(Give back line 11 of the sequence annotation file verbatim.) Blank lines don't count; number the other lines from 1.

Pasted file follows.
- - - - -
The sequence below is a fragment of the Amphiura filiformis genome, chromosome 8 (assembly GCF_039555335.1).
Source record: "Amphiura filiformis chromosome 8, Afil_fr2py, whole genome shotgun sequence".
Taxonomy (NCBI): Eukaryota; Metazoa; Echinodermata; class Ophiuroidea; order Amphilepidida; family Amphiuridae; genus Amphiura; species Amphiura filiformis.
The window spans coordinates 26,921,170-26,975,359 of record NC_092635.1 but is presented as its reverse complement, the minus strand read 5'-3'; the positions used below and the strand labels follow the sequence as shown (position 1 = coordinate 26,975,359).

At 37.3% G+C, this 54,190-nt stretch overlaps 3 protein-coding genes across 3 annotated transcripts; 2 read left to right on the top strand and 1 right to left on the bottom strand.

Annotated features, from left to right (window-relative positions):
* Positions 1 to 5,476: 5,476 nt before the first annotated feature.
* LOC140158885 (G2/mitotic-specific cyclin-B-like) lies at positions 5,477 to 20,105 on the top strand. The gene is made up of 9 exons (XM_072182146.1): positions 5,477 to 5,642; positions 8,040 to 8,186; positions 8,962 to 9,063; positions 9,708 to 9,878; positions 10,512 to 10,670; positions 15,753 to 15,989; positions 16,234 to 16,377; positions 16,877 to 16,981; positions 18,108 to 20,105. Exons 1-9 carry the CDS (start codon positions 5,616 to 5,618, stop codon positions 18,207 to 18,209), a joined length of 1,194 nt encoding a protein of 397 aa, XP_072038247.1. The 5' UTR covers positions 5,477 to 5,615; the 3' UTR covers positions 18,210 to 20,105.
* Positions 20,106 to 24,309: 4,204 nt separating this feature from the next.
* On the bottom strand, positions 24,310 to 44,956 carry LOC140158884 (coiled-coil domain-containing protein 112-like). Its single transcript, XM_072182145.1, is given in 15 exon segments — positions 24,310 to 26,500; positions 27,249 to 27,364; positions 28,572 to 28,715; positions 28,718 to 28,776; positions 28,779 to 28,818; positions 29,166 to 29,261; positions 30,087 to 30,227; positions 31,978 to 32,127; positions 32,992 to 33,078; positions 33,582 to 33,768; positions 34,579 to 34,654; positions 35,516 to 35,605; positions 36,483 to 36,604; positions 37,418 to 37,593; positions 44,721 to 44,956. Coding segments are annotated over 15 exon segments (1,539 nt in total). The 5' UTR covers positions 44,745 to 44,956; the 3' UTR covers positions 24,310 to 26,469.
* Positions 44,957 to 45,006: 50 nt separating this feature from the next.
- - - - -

* Positions 44,957 to 45,006: 50 nt separating this feature from the next.